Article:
Today we flew three hours and 1.5 timezones out of our way to see a big red rock! I'm not sure where to start unpacking this, the 1.5 timezones or the big red rock. But if you do a bit of research on Australia and the aboriginal people you will quickly learn about Uluru, or Ayer's Rock. If you are on the right side of the plane you will get a nice view of this huge rock rising up in the middle of hundreds of miles of flatness. The picture above was taken at our outdoor dinner experience called "The Sounds of Silence." There were about 60 of us out on a sand dune in the desert with a great view of Uluru and its sister called Kata-Tjuta. We were seated at a table with a family from Melbourne and a family from the US. The one son that I sat next to worked at Google as a software engineer, needless to say we had some good conversation that night.
Our plan had been to rent some bikes and ride around Uluru, but unfortunately last week they had massive rainstorms that washed out many of the trails, so they were closed except for one very short walking trail. We visited the head of that trail on the afternoon we arrived but didn't go very far as the temperatures were over 100 degrees, and no shade in sight! We changed our plan to drive a short distance and hike the Valley of the Winds at Kata-Tjuta.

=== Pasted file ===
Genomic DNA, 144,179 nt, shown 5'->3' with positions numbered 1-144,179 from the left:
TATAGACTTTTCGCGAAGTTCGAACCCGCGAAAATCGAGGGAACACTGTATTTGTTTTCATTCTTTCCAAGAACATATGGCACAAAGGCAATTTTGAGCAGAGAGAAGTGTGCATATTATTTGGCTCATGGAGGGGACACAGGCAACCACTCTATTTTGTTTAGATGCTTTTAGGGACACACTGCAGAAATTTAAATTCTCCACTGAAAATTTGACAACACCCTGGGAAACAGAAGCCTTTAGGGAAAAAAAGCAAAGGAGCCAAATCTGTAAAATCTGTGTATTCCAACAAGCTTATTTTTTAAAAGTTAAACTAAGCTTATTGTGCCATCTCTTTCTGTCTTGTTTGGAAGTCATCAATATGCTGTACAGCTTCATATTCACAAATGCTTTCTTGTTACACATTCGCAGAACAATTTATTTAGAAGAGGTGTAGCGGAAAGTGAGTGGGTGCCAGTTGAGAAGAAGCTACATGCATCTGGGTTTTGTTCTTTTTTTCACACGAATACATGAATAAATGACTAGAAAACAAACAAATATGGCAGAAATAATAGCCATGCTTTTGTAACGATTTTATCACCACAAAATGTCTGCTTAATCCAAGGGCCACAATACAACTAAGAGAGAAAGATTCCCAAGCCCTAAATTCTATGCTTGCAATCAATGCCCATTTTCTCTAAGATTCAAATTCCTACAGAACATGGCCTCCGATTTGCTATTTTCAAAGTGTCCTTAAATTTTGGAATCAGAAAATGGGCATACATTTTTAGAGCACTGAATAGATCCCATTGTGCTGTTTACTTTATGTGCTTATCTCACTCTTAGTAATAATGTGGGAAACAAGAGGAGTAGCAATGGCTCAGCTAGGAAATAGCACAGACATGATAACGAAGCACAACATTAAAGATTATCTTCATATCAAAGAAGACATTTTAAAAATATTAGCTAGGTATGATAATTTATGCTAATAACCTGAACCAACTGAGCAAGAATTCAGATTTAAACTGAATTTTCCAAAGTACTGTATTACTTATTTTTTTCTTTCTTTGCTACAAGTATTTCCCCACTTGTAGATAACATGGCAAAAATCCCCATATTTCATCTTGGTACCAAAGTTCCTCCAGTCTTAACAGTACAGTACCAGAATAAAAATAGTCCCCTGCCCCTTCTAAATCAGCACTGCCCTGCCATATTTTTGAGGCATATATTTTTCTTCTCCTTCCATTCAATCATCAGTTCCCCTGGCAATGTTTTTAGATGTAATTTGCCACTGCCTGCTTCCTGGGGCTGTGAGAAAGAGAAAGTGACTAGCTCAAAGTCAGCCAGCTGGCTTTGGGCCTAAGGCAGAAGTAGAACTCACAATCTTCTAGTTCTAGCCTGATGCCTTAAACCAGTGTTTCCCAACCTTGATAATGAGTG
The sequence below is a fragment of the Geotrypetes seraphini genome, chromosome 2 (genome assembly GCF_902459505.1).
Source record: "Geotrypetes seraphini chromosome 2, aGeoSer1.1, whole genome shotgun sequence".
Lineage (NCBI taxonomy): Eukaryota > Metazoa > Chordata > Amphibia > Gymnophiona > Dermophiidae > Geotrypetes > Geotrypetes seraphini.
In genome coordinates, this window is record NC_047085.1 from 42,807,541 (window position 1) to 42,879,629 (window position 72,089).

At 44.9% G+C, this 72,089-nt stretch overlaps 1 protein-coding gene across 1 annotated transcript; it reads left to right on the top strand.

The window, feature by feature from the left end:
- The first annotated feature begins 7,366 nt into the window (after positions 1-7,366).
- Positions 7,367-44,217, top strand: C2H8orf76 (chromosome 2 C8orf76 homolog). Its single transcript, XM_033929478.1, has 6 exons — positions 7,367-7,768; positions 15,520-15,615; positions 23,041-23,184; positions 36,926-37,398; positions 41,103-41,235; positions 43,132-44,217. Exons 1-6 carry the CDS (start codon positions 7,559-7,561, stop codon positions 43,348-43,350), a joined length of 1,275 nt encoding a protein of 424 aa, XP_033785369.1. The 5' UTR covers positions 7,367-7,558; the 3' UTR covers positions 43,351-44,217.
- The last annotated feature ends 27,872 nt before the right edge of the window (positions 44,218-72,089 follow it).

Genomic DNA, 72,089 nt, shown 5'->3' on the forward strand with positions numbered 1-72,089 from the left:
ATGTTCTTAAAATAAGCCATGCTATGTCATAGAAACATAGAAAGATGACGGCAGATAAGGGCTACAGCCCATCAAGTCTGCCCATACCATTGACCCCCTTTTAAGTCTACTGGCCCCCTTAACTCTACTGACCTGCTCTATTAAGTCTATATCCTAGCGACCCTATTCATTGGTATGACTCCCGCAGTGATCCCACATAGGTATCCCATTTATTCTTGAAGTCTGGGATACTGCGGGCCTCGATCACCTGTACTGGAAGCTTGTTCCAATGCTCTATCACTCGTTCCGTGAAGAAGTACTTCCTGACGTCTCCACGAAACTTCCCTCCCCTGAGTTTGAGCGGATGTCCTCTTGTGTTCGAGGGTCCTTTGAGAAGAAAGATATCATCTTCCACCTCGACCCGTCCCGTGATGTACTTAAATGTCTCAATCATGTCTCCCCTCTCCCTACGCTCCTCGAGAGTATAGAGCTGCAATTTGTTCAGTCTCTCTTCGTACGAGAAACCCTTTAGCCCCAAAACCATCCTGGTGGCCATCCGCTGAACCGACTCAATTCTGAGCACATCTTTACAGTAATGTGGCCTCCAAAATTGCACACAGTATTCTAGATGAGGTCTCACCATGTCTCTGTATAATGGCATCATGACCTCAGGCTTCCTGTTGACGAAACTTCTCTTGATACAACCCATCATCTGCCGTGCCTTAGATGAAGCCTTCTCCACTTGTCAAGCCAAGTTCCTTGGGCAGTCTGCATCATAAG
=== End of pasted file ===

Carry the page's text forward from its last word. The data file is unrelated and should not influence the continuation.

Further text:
We got up and out the door by 6AM to make sure that we could hike in the coolest part of the day. They actually will close the hiking trails around 11AM if the temp is forecast to be over 37 Celsius! The hike to this first view point was easy and and a good way to warm up our hiking trail legs. However when we arrived at the first viewpoint the sign told us that the rest of the trail was closed! We, and the four other people that were a few minutes behind us assumed that this was simply a left over from yesterday and they hadn't changed the sign yet that morning. So, we ignored the sign and pressed on for the Karingana lookout.
What a reward for an excellent little hike!
Although Ayer's Rock is definitely a bit out of the way it was definitely worth the time and effort to see it. It is considered a sacred place to the Anangu people. Maybe it was the remoteness of the place or the lack of crowds, but you could definitely get a sense that it was a special place.